20 september 2010

Blavatnik School of Government launched

Policy

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The Blavatnik School of Government, Europe’s first major school of government, was launched today at the University of Oxford.

American industrialist and philanthropist Leonard Blavatnik has committed £75 million to make the School possible and is ready to consider additional measures of support. Mr Blavatnik’s gift is one of the most generous in the University’s 900-year history. The University is contributing an additional £26 million as well as land in the Radcliffe Observatory Quarter, where the School will be located.

The School will train outstanding graduates from across the world in the skills and responsibilities of government. This global outlook will reflect the strongly international character of Oxford’s graduate community, two-thirds of whose number are from overseas. It will provide a highly practical series of courses, leading to a Master’s degree, with a unique balance of the humanities, social sciences, law, science, technology, health, finance, energy and security policy.

The School will support over 40 academic posts at Oxford. It will also draw on the teaching skills of a much wider range of world leaders in education, business and government itself. The first students will start in 2012 and student numbers will increase to approximately 120 within the next few years. An international search for the inaugural Dean is currently underway, and planning has begun to design the building to house the new School.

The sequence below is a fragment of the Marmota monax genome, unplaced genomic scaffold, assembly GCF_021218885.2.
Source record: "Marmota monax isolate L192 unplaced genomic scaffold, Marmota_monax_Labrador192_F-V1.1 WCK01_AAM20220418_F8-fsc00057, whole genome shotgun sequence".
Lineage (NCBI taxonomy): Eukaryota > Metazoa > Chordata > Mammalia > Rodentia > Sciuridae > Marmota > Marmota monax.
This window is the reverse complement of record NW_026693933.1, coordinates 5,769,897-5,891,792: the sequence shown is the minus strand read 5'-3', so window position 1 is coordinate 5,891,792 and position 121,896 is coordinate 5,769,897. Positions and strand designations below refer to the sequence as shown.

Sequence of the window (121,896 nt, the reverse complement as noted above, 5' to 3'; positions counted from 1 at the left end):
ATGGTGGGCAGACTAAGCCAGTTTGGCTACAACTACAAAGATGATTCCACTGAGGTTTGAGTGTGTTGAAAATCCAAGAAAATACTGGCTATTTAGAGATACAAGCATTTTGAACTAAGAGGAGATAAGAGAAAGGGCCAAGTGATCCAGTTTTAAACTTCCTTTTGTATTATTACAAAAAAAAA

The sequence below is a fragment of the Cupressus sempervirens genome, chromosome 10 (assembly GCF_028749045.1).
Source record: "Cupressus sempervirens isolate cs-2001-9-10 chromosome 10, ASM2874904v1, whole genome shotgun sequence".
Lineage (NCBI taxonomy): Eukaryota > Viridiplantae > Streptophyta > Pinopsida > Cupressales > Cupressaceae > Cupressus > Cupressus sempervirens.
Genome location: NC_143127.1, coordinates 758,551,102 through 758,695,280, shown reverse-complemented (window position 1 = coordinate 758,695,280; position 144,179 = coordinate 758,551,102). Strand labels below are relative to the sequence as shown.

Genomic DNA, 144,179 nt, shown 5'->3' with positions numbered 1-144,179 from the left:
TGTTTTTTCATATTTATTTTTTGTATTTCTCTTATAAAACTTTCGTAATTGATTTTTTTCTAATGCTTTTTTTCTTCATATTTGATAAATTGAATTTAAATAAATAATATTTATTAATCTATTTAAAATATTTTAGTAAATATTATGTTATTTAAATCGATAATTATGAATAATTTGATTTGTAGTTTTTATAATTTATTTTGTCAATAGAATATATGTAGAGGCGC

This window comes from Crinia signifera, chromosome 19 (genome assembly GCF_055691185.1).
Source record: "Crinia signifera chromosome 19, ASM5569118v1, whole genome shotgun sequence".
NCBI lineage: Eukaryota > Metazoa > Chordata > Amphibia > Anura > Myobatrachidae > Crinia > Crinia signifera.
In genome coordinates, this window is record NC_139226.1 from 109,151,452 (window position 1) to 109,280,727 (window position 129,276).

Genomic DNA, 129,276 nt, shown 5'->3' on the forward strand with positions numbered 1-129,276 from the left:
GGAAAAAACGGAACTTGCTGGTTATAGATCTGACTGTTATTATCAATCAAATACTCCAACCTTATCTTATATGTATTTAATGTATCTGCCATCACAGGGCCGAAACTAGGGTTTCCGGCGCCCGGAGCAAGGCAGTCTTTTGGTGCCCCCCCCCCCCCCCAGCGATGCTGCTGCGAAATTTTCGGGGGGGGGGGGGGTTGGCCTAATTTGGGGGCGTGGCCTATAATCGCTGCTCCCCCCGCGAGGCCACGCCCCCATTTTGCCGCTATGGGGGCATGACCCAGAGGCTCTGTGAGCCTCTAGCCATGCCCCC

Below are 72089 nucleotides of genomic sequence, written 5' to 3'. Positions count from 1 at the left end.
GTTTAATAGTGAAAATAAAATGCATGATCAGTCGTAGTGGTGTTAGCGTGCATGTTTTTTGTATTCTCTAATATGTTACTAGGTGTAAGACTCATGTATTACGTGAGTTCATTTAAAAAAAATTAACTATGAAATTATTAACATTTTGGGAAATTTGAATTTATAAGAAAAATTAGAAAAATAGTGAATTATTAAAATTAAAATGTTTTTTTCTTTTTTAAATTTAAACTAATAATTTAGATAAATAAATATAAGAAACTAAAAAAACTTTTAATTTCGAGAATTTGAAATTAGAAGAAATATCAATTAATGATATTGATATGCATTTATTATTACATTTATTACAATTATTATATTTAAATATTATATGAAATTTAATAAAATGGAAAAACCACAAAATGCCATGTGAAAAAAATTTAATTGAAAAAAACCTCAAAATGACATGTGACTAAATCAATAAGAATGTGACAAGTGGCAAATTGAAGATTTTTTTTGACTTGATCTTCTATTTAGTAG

World leaders around the globe have expressed support, including British Prime Minister David Cameron, Indian Prime Minister Manmohan Singh, former US president Bill Clinton, Nelson Mandela, and former UN Secretary General Kofi Annan.

Lord Patten, Chancellor of the University of Oxford, said: ‘This is a once-in-a-century opportunity for Oxford. Through the Blavatnik benefaction, Oxford will now become the world’s leading centre for the training of future leaders in government and public policy – and in ways that take proper account of the very different traditions, institutions and cultures that those leaders will serve. It is an important moment for the future of good government throughout the world.’

Mr Blavatnik, the guest of honour at today’s opening ceremony in Oxford, emphasized that “Oxford University’s reputation provides the School with the opportunity to bring together distinguished teachers and leaders in government to address the entire spectrum of policy issues. My family and I look forward to the School’s significant contribution to all nations and citizens of the world in the years ahead.”

Mr Leonard Blavatnik
Leonard Blavatnik

Professor Andrew Hamilton, the University’s Vice-Chancellor, said: “The School represents a huge milestone in Oxford’s history. It will give tomorrow’s leaders the best of Oxford’s traditional strengths alongside new and practical ways of understanding and addressing the challenges of good governance. The University has educated 26 British Prime Ministers and over 30 other world leaders, yet until now the major international schools of government have all been outside Europe, principally in the United States. The establishment of the Blavatnik School of Government at Oxford will correct that imbalance.”

British Prime Minister David Cameron, an Oxford graduate, called Mr Blavatnik’s gift “a very generous act of philanthropy” and said the School would “create a new avenue for training and research in the crucial field of good government and public policy in this country and around the world".

The full news release is available here.